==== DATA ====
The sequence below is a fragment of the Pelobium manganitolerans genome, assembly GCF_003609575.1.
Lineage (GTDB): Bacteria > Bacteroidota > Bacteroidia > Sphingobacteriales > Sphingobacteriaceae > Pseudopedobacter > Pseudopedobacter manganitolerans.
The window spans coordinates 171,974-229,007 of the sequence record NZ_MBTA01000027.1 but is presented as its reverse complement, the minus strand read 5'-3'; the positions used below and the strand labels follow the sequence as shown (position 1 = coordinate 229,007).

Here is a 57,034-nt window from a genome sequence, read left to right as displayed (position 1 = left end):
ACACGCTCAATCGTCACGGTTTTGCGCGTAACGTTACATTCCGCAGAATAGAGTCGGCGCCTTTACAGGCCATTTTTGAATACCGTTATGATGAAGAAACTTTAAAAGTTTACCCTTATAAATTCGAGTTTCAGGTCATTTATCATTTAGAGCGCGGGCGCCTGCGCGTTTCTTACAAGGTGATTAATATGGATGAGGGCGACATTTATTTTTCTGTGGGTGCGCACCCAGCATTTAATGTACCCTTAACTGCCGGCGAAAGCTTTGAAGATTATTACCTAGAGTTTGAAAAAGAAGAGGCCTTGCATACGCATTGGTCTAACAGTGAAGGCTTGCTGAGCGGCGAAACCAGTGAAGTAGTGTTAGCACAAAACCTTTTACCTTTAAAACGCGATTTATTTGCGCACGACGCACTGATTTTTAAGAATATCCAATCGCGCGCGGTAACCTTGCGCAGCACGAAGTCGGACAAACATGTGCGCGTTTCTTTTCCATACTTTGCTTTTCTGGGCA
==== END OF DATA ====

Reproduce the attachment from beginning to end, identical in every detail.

The sequence below is a fragment of the Pelobium manganitolerans genome, assembly GCF_003609575.1.
Lineage (GTDB): Bacteria > Bacteroidota > Bacteroidia > Sphingobacteriales > Sphingobacteriaceae > Pseudopedobacter > Pseudopedobacter manganitolerans.
The window spans coordinates 171,974-229,007 of the sequence record NZ_MBTA01000027.1 but is presented as its reverse complement, the minus strand read 5'-3'; the positions used below and the strand labels follow the sequence as shown (position 1 = coordinate 229,007).

Here is a 57,034-nt window from a genome sequence, read left to right as displayed (position 1 = left end):
ACACGCTCAATCGTCACGGTTTTGCGCGTAACGTTACATTCCGCAGAATAGAGTCGGCGCCTTTACAGGCCATTTTTGAATACCGTTATGATGAAGAAACTTTAAAAGTTTACCCTTATAAATTCGAGTTTCAGGTCATTTATCATTTAGAGCGCGGGCGCCTGCGCGTTTCTTACAAGGTGATTAATATGGATGAGGGCGACATTTATTTTTCTGTGGGTGCGCACCCAGCATTTAATGTACCCTTAACTGCCGGCGAAAGCTTTGAAGATTATTACCTAGAGTTTGAAAAAGAAGAGGCCTTGCATACGCATTGGTCTAACAGTGAAGGCTTGCTGAGCGGCGAAACCAGTGAAGTAGTGTTAGCACAAAACCTTTTACCTTTAAAACGCGATTTATTTGCGCACGACGCACTGATTTTTAAGAATATCCAATCGCGCGCGGTAACCTTGCGCAGCACGAAGTCGGACAAACATGTGCGCGTTTCTTTTCCATACTTTGCTTTTCTGGGCA